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Re: [Death To Religion] Re: free will, who's writing your email?

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  • richard
    ... From: bestonnet_00 To: Sent: Friday, August 17, 2007 1:54 PM Subject: [Death To Religion]
    Message 1 of 59 , Aug 17, 2007
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      ----- Original Message -----
      From: "bestonnet_00" <no_reply@yahoogroups.com>
      To: <deathtoreligion@yahoogroups.com>
      Sent: Friday, August 17, 2007 1:54 PM
      Subject: [Death To Religion] Re: free will, who's writing your email?


      > When we're dealing with value judgements we can't just ignore science.
      >
      > How can one come up with a workable system of ethics without an
      > understanding of how the world works and what humans are like?

      Materialism has a rebust ethics with morality. Pat Churchland is
      championing the new "neuroethics," concerning ethical predispositions in
      brain studies. Actually moral principles always preceded religion. The
      rules were attributed to the gods for santification for the acceptance of
      the people and motive to follow them. Hammurbi's Codes has extensive
      introduction and comments after his codes explaining how they are sanctified
      by Marduk and the other gods, who will severely punish any successor ruler
      who changes any of them, even a dot. The Hebrew moral laws are very similar
      to those codes. Not only were moral rules formed by society, but that always
      have been enforced by society, interpreting them according to circumstances
      in particular concrete situations.

      Richard.


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    • bestonnet_00
      ... I m doing a Masters in physics right now. I knew very little about QM back when I was in Year 11 myself (and don t really know that much more now, however
      Message 59 of 59 , Aug 21, 2007
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        --- In deathtoreligion@yahoogroups.com, "iamthewayandthetruth111"
        <iamthewayandthetruth111@...> wrote:
        >
        > --- In deathtoreligion@yahoogroups.com, bestonnet_00 <no_reply@>
        > wrote:
        > >
        > > I'm mentioning it because humans tend to have large quantum
        > > numbers.
        > >
        > I read the basic idea of it. I always thought the same, I saw some
        > of the mathematics behind it but I didn't understand that because
        > I'm not at a high enough level of mathematics, I'm going into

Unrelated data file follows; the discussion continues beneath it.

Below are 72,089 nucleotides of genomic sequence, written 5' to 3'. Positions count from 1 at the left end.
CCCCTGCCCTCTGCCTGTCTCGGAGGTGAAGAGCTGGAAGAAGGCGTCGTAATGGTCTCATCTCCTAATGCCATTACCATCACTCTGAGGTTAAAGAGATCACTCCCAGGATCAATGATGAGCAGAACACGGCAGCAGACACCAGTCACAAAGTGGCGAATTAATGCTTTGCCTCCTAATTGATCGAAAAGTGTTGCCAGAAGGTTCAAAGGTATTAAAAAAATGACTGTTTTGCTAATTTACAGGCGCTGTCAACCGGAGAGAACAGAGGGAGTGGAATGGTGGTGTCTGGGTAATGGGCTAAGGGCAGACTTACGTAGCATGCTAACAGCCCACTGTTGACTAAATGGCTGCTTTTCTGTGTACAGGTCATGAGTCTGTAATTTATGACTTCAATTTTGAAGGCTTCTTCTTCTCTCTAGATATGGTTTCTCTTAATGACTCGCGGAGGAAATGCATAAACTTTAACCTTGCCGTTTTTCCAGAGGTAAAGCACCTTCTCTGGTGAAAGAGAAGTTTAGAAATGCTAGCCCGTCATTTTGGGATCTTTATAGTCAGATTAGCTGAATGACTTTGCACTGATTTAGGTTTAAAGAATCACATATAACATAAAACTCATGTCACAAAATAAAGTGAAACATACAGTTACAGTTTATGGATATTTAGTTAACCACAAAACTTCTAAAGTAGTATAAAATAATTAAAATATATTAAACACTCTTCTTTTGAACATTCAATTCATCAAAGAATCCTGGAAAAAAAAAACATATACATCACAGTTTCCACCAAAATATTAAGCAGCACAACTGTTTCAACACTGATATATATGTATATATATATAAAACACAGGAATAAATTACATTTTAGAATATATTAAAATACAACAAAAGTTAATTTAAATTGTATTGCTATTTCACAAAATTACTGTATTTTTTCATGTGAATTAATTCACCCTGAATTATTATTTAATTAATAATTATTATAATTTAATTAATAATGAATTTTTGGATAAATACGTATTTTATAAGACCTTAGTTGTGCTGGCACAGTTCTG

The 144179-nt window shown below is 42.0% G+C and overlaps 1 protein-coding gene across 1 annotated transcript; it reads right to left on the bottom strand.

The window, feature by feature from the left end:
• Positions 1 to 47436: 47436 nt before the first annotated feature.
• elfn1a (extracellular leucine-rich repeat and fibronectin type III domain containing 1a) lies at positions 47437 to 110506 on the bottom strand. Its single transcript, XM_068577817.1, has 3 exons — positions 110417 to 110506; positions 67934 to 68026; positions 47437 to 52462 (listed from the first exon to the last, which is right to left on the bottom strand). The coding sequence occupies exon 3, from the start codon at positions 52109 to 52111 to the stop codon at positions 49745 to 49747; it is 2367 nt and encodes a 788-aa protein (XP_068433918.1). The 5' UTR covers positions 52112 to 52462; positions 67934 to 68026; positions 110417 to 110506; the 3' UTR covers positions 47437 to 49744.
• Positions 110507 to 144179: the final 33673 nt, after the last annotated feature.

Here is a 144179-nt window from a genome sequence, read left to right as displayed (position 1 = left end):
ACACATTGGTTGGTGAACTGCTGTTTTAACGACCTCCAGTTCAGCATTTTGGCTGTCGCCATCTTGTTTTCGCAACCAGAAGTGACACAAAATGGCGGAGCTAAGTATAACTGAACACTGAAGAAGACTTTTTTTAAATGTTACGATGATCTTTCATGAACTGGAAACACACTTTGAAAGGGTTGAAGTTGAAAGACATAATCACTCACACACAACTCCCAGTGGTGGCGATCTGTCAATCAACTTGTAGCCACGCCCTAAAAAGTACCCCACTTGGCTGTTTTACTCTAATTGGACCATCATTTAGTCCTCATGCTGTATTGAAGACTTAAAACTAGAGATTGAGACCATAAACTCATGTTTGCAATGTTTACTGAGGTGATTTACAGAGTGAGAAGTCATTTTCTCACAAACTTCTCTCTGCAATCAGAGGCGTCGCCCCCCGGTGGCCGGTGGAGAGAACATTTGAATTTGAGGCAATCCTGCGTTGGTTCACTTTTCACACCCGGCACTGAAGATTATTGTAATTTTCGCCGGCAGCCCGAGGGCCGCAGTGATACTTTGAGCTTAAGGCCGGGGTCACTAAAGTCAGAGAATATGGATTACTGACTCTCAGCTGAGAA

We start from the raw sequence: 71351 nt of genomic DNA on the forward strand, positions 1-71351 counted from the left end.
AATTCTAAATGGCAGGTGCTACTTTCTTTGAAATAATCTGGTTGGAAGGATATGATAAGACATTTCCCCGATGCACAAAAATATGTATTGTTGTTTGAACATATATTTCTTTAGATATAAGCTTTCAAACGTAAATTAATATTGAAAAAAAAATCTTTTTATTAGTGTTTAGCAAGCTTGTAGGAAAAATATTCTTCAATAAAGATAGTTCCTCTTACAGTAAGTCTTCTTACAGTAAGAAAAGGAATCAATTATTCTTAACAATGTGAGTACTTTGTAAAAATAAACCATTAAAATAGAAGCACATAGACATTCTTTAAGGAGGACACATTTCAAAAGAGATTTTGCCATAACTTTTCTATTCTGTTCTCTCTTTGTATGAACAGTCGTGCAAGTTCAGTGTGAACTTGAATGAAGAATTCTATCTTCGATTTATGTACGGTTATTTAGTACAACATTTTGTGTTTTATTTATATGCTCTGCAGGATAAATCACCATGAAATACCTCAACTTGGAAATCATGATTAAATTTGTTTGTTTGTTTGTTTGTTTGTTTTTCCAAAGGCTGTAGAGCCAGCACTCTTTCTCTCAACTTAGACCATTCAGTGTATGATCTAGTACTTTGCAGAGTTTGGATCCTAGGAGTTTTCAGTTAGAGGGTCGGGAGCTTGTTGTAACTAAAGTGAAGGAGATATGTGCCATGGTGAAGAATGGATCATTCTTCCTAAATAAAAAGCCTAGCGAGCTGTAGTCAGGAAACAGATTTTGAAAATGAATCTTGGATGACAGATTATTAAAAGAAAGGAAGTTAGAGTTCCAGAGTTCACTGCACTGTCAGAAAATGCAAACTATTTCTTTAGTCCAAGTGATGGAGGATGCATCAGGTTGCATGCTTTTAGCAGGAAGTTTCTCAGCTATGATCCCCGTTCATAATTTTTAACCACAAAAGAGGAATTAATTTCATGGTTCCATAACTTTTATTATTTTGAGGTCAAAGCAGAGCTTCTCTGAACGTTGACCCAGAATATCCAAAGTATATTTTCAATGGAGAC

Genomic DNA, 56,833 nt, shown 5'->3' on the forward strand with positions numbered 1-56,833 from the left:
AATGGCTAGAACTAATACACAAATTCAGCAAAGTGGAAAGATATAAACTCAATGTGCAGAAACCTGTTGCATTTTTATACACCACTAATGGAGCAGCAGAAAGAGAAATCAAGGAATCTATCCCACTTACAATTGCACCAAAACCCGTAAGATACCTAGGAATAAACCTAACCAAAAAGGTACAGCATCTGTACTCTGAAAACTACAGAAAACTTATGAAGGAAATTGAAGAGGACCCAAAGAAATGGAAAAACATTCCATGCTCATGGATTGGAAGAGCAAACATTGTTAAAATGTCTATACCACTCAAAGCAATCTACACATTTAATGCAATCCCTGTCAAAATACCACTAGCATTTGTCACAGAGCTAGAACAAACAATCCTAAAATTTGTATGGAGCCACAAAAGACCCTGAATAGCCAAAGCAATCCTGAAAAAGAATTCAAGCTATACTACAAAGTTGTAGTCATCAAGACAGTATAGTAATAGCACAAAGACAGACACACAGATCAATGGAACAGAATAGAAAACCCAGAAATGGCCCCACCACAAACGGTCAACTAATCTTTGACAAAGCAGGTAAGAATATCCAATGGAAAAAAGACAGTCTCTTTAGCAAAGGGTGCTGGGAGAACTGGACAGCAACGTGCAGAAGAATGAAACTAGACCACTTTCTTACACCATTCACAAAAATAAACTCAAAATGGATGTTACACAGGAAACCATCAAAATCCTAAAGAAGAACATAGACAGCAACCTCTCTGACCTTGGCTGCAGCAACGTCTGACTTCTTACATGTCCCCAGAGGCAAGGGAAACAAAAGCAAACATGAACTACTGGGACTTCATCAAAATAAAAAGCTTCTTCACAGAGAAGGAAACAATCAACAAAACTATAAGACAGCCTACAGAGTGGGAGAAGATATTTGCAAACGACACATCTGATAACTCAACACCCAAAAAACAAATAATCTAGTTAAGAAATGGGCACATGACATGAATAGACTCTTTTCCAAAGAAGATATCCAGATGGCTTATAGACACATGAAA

> pre-cal (11th grade).

        I'm doing a Masters in physics right now. I knew very little about QM
        back when I was in Year 11 myself (and don't really know that much
        more now, however many lectures later).

        > I've actually always been curious about how much the macroscopic
        > world becomes altered over time because of quantum mechanics.

        Compared to classical theory pretty much not at all.

        > If there were two concealed rooms floating in space with a tennis
        > ball bouncing around inside it at say 100 kmph and the room
        > was 10 m^3 and both rooms started out absolutely identical, ~how
        > long would it take a human eye to detect a difference in the
        > location/velocity of the tennis balls? I don't know, but I've been
        > curious.

        If the rooms are absolutely identical and the balls identical and the
        trajectory of the balls identical then I would expect classical
        mechanics to hold just fine at that scale so it'll be a lot longer
        than your lifetime before you notice any difference.

        Doing a full quantum mechanical treatment is going to be very hard
        though, even if you make a lot of approximations it wouldn't be worth
        it for any practical purpose (although classical mechanics holding
        well in the solar system didn't stop people using GR to calculate the
        trajectory of the Apollo spacecraft).

        > > I'd be more inclined to say \Delta x \Delta p >= \hbar / 2 myself.
        > >
        > No disagreement then I take it. I do know how the uncertainty
        > principle works (it makes a lot of sense also) but I haven't learned
        > the mathematics yet (although I have seen them).

        I'm not sure one can know how it works without understanding the
        mathematics behind it (and how it is related to the commutator).

        > > It seems to be more like rambling.
        > >
        > I can't really say much about that but if you are more specific
        > maybe I could come to an understanding.

        The bits that I can make sense of I've probably replied to already so
        I'm not really sure I can be much more specific about the bits where I
        can't figure out what you're saying.
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